On November 16, 2021, McCarthy Tétrault held its 19th Annual Disclosure and Governance Seminar (the “Seminar”). As part of the Seminar, the firm hosted ESG Best Practices in Canada (the “Panel”). Wendi Locke, a Partner in our Business Law Group, moderated the Panel. The panelists included:

  • Janet Drysdale, VP Sustainability, CN;
  • Ian Giffen, Chairman, Kinaxis Inc., Corporate Director, FCPA, FCA, CF; and
  • Catherine Simard, Director, Stewardship Investing, Caisse de dépôt et placement du Québec.

The following are the questions posed and key takeaways from the Panel. Please contact Wendi Locke or Sonia Struthers if you would like additional information about environmental, social, and governance (“ESG”) best practices for your business.

A. What can your business do to get started on its ESG practices?

1. Why is ESG an important topic, and is it important for all organizations?

ESG is important for all organizations and it is one of the most important topics for a board to engage on today. This is due largely to its uniquely pervasive nature: the breadth of matters falling within ESG means that it can impact virtually all of an organization’s stakeholders. In addition, how an organization responds to ESG-related matters can greatly influence its brand and reputation, its access to capital, as well as its ability to attract and retain employees. Today’s workforce is attuned to ESG, particularly for matters falling under the “environmental” and “social” branches of ESG. As a result, companies seeking maintain or advance competitive advantage simply cannot afford to not engage on ESG matters.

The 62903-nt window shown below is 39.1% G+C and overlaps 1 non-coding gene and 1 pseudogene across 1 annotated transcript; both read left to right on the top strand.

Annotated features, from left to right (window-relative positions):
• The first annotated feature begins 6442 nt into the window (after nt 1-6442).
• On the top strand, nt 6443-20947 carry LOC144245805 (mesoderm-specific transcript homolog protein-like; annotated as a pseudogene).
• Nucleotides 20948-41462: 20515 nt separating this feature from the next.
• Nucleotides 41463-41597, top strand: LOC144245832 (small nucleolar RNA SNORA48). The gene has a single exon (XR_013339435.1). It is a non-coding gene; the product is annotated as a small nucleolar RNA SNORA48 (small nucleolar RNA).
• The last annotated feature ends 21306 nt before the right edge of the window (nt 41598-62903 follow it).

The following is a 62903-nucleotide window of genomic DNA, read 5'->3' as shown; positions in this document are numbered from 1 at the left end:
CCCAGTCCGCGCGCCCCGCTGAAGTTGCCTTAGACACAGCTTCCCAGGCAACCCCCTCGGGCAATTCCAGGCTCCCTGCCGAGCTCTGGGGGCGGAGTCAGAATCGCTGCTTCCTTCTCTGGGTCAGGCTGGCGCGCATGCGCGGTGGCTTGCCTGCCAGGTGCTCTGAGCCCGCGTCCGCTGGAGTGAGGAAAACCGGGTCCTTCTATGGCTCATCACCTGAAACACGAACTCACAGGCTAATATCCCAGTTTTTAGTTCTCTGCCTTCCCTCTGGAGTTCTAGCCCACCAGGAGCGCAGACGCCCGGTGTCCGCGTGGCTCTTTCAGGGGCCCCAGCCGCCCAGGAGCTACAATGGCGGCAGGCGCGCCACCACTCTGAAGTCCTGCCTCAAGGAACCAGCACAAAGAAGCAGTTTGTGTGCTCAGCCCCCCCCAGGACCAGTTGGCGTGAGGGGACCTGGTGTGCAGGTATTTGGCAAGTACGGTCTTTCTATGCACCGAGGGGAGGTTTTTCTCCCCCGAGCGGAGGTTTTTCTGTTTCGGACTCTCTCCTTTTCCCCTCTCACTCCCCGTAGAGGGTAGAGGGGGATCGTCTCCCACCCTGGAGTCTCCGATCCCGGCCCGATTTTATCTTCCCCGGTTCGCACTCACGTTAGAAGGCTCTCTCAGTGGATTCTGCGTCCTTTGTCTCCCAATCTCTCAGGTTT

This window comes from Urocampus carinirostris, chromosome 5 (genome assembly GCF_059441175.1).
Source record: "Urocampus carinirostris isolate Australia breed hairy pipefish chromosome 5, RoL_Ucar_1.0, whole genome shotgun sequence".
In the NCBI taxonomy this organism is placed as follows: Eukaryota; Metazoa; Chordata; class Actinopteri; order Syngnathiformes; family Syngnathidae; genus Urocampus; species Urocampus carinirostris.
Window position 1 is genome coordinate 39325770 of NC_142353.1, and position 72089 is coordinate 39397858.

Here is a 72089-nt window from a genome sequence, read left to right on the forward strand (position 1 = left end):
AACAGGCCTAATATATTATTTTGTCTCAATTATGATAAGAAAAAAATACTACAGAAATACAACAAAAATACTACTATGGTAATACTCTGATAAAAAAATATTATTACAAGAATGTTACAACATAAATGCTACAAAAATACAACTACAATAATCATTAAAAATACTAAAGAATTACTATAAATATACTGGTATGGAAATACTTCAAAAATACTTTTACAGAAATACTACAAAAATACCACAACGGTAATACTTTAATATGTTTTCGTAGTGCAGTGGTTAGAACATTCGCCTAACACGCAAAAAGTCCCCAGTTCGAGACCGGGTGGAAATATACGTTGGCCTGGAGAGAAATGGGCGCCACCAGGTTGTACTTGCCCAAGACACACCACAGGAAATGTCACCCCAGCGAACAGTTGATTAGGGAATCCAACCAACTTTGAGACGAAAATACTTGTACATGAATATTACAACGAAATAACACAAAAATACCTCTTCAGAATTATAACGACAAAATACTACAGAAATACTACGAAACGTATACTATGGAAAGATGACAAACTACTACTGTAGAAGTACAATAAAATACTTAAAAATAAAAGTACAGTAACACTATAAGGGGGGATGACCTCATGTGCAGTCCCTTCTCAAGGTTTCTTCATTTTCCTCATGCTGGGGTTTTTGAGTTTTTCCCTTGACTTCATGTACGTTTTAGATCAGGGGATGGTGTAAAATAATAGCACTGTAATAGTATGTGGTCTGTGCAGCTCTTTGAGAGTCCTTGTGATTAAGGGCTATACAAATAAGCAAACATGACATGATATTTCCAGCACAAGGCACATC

2. What are concrete steps that organizations can take to address ESG issues?

Prior to setting out concrete steps, the panelists recognized that organizations exist along a broad spectrum of ESG sophistication. This means that relevant stakeholders may recognize that organizations are on an ongoing journey of enhancing their ESG-related efforts for matters ranging from diversity to climate change. As a result, it is not necessarily expected that ESG will be immediately identified and addressed. An organization’s efforts may begin slowly and increase in pace as its initiatives gain traction, but it is an imperative for organizations to not delay their efforts in the first place in anticipation of perfect solutions.